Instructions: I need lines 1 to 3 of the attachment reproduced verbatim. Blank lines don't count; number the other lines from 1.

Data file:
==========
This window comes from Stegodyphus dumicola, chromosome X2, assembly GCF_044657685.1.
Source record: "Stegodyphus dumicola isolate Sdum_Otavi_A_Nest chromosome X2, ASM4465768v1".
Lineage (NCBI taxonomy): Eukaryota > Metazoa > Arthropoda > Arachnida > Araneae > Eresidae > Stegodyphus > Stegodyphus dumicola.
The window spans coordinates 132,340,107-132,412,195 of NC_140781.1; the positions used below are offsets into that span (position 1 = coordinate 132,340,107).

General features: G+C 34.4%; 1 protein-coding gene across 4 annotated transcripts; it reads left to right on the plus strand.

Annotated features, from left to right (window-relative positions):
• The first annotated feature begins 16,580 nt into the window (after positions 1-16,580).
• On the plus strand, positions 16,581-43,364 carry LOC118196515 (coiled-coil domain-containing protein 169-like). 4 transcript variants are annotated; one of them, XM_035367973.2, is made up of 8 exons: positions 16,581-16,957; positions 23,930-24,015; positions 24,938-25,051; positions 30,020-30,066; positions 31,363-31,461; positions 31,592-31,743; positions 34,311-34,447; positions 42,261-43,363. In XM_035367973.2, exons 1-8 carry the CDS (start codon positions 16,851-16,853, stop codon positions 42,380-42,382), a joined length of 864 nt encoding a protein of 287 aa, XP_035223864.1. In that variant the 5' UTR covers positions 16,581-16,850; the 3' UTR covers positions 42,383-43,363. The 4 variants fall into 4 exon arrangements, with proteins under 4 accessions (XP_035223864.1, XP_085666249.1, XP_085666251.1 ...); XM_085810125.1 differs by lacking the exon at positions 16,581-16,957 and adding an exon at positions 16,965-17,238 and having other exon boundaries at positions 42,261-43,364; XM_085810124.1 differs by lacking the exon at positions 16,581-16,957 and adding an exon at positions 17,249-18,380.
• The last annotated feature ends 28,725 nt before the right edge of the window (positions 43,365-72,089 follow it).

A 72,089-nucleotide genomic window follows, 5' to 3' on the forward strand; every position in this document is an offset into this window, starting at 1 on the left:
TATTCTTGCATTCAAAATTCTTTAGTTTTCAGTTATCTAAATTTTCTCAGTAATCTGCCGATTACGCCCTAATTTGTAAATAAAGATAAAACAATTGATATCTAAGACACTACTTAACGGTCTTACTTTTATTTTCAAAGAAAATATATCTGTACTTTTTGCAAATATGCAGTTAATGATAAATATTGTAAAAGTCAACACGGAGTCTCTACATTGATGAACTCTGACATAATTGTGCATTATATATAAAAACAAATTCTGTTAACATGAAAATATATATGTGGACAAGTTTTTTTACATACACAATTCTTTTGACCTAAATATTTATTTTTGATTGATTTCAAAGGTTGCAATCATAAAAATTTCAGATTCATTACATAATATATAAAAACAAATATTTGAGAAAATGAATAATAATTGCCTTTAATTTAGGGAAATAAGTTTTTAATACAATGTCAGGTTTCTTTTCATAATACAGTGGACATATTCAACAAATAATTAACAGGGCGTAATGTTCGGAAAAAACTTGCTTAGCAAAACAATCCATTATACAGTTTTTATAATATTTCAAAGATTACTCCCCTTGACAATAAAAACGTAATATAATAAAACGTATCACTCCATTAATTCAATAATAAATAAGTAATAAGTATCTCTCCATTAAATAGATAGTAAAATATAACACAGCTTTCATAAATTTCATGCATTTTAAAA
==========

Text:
This window comes from Stegodyphus dumicola, chromosome X2, assembly GCF_044657685.1.
Source record: "Stegodyphus dumicola isolate Sdum_Otavi_A_Nest chromosome X2, ASM4465768v1".
Lineage (NCBI taxonomy): Eukaryota > Metazoa > Arthropoda > Arachnida > Araneae > Eresidae > Stegodyphus > Stegodyphus dumicola.